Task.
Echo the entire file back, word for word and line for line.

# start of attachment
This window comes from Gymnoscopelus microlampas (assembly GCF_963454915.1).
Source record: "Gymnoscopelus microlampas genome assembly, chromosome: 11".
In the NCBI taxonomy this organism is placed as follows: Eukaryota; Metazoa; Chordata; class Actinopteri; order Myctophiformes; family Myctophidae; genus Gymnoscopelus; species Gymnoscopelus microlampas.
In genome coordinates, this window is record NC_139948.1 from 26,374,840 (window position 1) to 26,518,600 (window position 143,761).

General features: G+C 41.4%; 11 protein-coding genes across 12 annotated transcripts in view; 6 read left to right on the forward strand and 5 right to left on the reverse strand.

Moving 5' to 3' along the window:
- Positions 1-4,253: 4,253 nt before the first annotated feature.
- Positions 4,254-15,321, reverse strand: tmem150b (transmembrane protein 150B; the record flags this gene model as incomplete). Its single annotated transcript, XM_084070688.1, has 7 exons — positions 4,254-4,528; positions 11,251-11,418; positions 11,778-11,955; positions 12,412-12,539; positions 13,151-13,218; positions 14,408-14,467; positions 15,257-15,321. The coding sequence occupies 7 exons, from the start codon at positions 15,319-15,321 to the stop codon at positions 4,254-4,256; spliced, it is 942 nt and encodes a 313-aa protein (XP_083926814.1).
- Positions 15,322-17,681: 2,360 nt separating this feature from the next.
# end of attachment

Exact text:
This window comes from Gymnoscopelus microlampas (assembly GCF_963454915.1).
Source record: "Gymnoscopelus microlampas genome assembly, chromosome: 11".
In the NCBI taxonomy this organism is placed as follows: Eukaryota; Metazoa; Chordata; class Actinopteri; order Myctophiformes; family Myctophidae; genus Gymnoscopelus; species Gymnoscopelus microlampas.
In genome coordinates, this window is record NC_139948.1 from 26,374,840 (window position 1) to 26,518,600 (window position 143,761).

General features: G+C 41.4%; 11 protein-coding genes across 12 annotated transcripts in view; 6 read left to right on the forward strand and 5 right to left on the reverse strand.

Moving 5' to 3' along the window:
- Positions 1-4,253: 4,253 nt before the first annotated feature.
- Positions 4,254-15,321, reverse strand: tmem150b (transmembrane protein 150B; the record flags this gene model as incomplete). Its single annotated transcript, XM_084070688.1, has 7 exons — positions 4,254-4,528; positions 11,251-11,418; positions 11,778-11,955; positions 12,412-12,539; positions 13,151-13,218; positions 14,408-14,467; positions 15,257-15,321. The coding sequence occupies 7 exons, from the start codon at positions 15,319-15,321 to the stop codon at positions 4,254-4,256; spliced, it is 942 nt and encodes a 313-aa protein (XP_083926814.1).
- Positions 15,322-17,681: 2,360 nt separating this feature from the next.